Sorry To Hear About Your Religious Symbols

I don’t think religions are going to appreciate having these symbols relegated to historical status.

Sympathies go out to religious people I know, since the Supreme Court ( SCOTUS ) determined the Christian Cross and the phrase ‘IN GOD WE TRUST’ to be secular symbols. In the case of IN GOD WE TRUST and UNDER GOD in the Pledge, “lost through rote repetition any significant religious content.”. An interesting read from a past SCOTUS Case. Establishment Clause cases are complicated, that’s why they make it to the top of our justice system on a regular basis. It is a gamble to force the government to choose between religion and the Constitution. While it may look like they favored religion, by allowing once religious symbols like the Christian Cross and the phrase ‘IN GOD WE TRUST’ to be put on public property, I don’t think religions are going to appreciate having these symbols relegated to historical status. While it is likely that some will be delighted with the additional public exposure, regardless of the cost, I think Religion will realize what a bad deal they got.

The court could have directly upheld the Constitution and recognized the symbols as substantially religious, and erected with the purpose of promoting a specific brand of religion. I suppose in a way, they did uphold the Constitution. They declared the symbols secular, so the issue of religious entanglement was moot. Dilemma solved.

It’s not all bad though. By deeming the symbol and phrase as secular, they helped to maintain the padding around the Constitutional line between religion and government. That means religious institutions can continue to get away with things like not having to report financial information to the IRS and reduced ( if any ) taxes on billions of dollars worth of church property. Well, not bad for Religion, the rest of us have to make up the tax shortfall. This is also briefly addressed in the link above. Like I said, complicated.

If Religion does not want to see its symbols and phrases treated in such a fashion, they could take the bold step of removing these symbols from spaces paid for with public money, in order to preserve whatever meaning they had before the Government was invited in for its 2 cents. There are countless private spaces for these symbols to occupy, in order to preserve their integrity. Or they could leave them up as a public secular symbol of a bygone era. I would advise the former. Either way, Religious symbols no longer on property paid for by all taxpayers.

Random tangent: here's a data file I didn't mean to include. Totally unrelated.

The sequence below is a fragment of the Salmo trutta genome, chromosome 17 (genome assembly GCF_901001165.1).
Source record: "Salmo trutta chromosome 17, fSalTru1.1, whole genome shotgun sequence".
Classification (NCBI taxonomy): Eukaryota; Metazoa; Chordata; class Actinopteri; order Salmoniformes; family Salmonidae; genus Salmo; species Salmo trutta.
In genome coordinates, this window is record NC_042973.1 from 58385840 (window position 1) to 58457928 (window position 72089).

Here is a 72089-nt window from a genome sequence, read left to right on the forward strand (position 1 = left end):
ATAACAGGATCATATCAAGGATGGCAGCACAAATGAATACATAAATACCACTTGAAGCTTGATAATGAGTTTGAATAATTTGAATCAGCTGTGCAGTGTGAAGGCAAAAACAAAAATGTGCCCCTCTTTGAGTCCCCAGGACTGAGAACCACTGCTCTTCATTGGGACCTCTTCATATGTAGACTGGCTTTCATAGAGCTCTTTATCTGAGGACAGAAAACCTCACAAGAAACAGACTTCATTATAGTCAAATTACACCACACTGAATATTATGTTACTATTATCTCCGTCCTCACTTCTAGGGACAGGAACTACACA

Sorry for your loss, Religion. But, it is the government, what were you thinking?

John McClean

Midlothian Freethought

Another Midlothian Mirror LTE Rejected. (201909)

I submitted another ‘Letter To The Editor’ (LTE) to The Midlothian Mirror at the first of September. While the person I sent it to did respond thanking me for the submission, I have yet to see it appear in print or on the website. That person did not respond to my email inquiry to find out if it had been published.

My expectations were pretty low that it would see the light of day, but I wanted to give it a chance. The latest ‘Letters’ on the website ( that I could see) were from the first of this year. The print edition usually does not contain local LTE’s even though we live in a community that does not mind speaking up and the paper actively seeks submissions ( via a PO Box – how quaint ). What does appear in the print edition looks to be purchased from one of the news services. Only guessing either there is a shortage of local letters to publish or the letters that do come in are not published because of subject matter. It must be so bad that they fill the space from other papers. The last 2 weeks must have been especially bad, since the print edition from Oct 3rd and Oct 11th have the exact same letters printed from out-of-town sources. I am reminded why I only buy a few issues a year.

I can only guess that while they actively seek LTE’s, they censor what to accept to the extent that most people don’t qualify. Wonder what news we are missing, that may pull too many people out of their comfort zone?

Anyway, here is the apparently rejected letter.